Tokyo 2020: Britain takes Para Dressage team gold title yet again

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Great Britain's Raralympic tean gold medalists, from left, Lee Pearson, Sophee Wells and Natasha Baker.
Great Britain’s Raralympic tean gold medalists, from left, Lee Pearson, Sophee Wells and Natasha Baker. © Jon Stroud Media

Britain has continued its seemingly unbreakable hold on Para Dressage Team gold, taking out the title yet again at the Tokyo 2020 Paralympics.

Their claim on the team title began at Atlanta in 1996, and on Sunday the trio of Sir Lee Pearson (Grade II), Natasha Baker (Grade III) and Sophie Wells (Grade V) scored 229.905 to finish just 0.656 ahead of The Netherlands’ 229.249.

And in another momentous shift in the sport, USA took the bronze medal with 224.352, making this their first Paralympic Team podium finish, and the first time the podium hasn’t been made up of all European teams.

At the beginning of the day, the competition was shaping up to be a showdown between the three podium winners, with Great Britain having the slight advantage over the USA, with both countries having two tests already completed.

The Grade V Team test was won by Belgium’s Michele George on Best of 8. She scored 77.047% to put her country into medal contention.

A crucial score of 75.651% for Sophie Wells (GBR) proved to be a massive boost for her country’s chances of winning, while Frank Hosmar (NED) on Alphaville N.O.P. posted 74.814% to keep things neck and neck between the two countries.

At the start of the Grade IV Team Test, the British had completed all their rides, leaving the USA and The Netherlands with the knowledge of how much their last two athletes would have to score to beat them.

Britain's Sophie Wells and Don Cara M in her Grade 5 Dressage Team Test to Music at Tokyo 2020.
Britain’s Sophie Wells and Don Cara M in her Grade 5 Dressage Team Test to Music at Tokyo 2020. © Jon Stroud Media

First up was Kate Shoemaker (USA) on Solitaer 40. She scored 71.825% to put the USA in silver medal position.

Sanne Voets (NED) then entered the arena on Demantur N.O.P. and knew she needed to score 78.136% to beat Great Britain. Four minutes later she left, and her score was announced, a massive personal best of 78.200%. However, between the calculation of what was needed to win, and Sanne’s test, Sophie Wells’ score was confirmed slightly higher than the provisional score given earlier, thus giving Great Britain the closest of wins.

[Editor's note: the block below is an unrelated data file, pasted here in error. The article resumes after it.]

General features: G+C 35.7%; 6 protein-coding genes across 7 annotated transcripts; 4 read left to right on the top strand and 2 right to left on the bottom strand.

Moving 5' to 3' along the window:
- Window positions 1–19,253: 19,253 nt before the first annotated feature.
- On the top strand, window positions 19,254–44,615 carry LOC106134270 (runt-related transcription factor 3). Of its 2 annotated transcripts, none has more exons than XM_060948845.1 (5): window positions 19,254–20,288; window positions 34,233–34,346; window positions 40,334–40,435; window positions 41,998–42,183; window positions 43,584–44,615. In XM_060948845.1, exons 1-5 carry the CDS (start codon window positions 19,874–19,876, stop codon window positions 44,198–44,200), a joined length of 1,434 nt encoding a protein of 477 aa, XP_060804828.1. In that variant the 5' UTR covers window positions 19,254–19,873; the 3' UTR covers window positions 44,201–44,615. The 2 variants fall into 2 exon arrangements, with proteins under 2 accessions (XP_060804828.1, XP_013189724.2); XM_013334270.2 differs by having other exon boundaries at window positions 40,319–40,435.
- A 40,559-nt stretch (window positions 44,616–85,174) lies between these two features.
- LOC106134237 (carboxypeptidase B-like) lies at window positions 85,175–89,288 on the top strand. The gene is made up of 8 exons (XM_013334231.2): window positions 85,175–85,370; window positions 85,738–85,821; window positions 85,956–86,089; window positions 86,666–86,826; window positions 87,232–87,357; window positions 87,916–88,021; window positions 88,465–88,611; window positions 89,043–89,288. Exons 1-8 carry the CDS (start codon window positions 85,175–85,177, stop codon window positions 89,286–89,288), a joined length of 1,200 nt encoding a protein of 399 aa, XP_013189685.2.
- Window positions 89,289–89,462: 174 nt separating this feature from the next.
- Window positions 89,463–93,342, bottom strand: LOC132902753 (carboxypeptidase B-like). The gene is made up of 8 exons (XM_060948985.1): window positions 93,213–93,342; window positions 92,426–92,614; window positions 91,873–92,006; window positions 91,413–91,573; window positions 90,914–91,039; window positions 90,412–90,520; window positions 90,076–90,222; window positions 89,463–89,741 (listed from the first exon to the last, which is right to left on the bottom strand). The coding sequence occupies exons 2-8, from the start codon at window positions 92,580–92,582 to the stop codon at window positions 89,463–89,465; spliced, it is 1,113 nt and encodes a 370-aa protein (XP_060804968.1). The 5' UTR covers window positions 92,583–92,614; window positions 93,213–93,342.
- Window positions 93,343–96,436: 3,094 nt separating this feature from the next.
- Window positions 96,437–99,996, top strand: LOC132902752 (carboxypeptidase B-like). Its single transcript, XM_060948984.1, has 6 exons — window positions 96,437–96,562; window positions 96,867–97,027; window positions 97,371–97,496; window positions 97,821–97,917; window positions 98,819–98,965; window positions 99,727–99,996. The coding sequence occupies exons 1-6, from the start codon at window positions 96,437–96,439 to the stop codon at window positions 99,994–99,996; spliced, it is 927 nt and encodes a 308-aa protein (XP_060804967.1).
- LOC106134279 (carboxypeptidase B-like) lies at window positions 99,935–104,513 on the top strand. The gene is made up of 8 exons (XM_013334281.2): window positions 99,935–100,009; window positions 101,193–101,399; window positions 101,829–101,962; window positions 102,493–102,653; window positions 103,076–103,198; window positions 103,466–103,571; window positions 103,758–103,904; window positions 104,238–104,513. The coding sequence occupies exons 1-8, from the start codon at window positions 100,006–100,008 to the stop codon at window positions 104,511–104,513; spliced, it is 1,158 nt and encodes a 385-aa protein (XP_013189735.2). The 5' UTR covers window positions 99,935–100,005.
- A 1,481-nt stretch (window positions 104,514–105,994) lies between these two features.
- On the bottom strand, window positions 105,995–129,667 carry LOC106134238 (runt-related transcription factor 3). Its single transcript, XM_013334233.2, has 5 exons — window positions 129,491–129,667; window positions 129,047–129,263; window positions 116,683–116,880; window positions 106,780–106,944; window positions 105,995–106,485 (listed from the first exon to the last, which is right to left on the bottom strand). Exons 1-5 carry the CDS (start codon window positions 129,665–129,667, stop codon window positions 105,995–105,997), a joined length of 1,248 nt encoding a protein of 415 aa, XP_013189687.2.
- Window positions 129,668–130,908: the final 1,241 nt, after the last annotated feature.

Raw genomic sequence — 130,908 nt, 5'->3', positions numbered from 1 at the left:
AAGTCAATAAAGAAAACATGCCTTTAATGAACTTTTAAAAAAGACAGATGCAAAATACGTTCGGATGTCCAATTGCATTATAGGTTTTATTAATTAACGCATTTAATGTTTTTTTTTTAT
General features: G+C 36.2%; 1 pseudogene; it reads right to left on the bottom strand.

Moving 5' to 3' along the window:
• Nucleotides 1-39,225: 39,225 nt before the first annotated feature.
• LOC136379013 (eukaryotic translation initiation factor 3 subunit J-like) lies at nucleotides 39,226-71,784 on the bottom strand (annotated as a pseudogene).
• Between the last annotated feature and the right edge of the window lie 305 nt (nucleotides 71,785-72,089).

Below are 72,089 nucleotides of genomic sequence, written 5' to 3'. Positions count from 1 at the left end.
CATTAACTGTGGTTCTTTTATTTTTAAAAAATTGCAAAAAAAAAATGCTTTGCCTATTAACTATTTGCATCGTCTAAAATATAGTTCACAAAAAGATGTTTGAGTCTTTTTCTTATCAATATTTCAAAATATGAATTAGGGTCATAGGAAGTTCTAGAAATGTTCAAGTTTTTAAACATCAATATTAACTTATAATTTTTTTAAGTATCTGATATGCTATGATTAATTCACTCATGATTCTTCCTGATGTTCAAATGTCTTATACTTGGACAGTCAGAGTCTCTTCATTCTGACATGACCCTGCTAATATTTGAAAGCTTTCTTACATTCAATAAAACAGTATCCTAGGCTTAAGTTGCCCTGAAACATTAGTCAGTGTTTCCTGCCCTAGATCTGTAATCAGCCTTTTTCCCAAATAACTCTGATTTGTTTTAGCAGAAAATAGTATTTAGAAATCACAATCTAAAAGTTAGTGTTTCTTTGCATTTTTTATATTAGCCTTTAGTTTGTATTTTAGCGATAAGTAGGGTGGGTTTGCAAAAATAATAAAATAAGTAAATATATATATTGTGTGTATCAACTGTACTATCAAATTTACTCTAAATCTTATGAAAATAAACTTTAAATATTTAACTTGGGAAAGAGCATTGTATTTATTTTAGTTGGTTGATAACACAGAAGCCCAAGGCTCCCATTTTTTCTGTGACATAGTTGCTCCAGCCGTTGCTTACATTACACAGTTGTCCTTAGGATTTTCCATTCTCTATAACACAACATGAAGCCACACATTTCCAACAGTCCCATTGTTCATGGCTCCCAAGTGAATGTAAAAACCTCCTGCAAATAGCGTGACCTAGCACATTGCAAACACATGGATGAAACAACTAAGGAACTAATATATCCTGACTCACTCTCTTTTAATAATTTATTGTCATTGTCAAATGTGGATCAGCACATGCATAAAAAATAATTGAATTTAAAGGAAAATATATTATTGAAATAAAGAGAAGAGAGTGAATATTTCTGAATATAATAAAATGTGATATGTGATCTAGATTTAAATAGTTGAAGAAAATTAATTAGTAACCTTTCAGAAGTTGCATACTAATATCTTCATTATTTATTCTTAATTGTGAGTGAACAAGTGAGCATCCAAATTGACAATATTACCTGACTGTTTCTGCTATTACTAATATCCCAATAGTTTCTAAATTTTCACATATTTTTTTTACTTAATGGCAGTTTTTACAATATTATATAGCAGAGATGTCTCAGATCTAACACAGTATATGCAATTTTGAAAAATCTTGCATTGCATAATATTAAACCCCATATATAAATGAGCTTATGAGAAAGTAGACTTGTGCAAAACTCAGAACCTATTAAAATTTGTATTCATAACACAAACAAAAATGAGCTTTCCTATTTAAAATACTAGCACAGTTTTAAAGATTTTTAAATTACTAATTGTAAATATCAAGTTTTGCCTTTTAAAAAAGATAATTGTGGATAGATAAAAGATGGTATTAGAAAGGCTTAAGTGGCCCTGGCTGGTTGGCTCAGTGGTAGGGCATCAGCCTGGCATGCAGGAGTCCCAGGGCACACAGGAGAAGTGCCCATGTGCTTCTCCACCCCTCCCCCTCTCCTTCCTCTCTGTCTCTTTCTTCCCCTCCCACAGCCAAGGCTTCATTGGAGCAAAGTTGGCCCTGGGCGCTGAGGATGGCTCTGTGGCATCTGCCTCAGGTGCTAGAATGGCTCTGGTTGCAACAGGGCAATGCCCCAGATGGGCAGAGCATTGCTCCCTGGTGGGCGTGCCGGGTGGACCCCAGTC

“I don’t think any of us expected that in a million, trillion, gazillion years to be honest. We’re all so immensely proud of everything our horses have done in the last few days,” Natasha Baker said after the medal ceremony.

“We had no expectation that we could achieve that,” Sophie Wells added. “We genuinely thought it was impossible in the most realistic way. We all had horses that have never done this or been against anyone else. The Dutch are so strong and secure on their horses and we’re not.”

“We haven’t even got any championship horses on this team,” said Lee Pearson.

Lee Pearson (GBR) and Breezer in their Grade 2 Dressage Team Test to Music at Tokyo 2020.
Lee Pearson (GBR) and Breezer in their Grade 2 Dressage Team Test to Music at Tokyo 2020. © Jon Stroud Media

Team Leader Georgia Sharples paid tribute to the team saying: “I just think these guys are undefeated Paralympic champions but in a whole new context. You’ve heard about the inexperienced horsepower, but never underestimate these guys and what a job they did out there on that field of play.”

The Netherlands were equally enthused by their silver, and the closeness of the competition.

“We’ve been working towards this for five years,” Sanne Voets said, “and this is where you want to perform at your best and, if you can succeed at that you can’t be disappointed.

“There was so much pressure. When we saw the order to go and I realised I was the last rider of the three countries who were expected to win I knew I would know the score needed for team gold.”

Natasha Baker (GBR) and Keystone Dawn Chorus in their Grade 3 Dressage Team Test to Music at Tokyo 2020.
Natasha Baker (GBR) and Keystone Dawn Chorus in their Grade 3 Dressage Team Test to Music at Tokyo 2020. © Jon Stroud Media

And despite coming into the Games as hot favourites for the title, there was delight and relief with bronze for the USA as well, especially Rebecca Hart, who has competed at four Games now.

“I don’t have words right now,” Hart said. “It was such an amazing competition and so close. A real nail-biter to the very end. I am so incredibly blessed and happy to be standing here with these two amazing riders [Kate Shoemaker and Roxanne Trunnell]. To finally, after so many years, be able to stand on that podium as a country, it’s a lifelong dream come true.”

Para Dressage competition comes to an end on August 30, when the top eight individual riders in each Grade take to the arena to dance in the ever-popular Freestyle competition.

Celebrations on the podium at the Tokyo 2020 Paralympics with the winners of the team competition.
Celebrations on the podium at the Tokyo 2020 Paralympics with the winners of the team competition. From left, silver medalists from The Netherlands, Rixt van der Horst (Findsley), Sanne Voets (Demantur), and Frank Hosmar (Alphavile); Britain’s gold medalists Lee Pearson (Breezer), Sophie Wells (Don Cara M), and Natasha Baker (Keystone Dawn Chorus); and bronze medalists from the USA Kate Shoemaker (Solitaer 40), Roxanne Trunnell (Dolton), and Rebecca Hart (El Corona Texel). © FEI/Liz Gregg

Para dressage results Tokyo 2020

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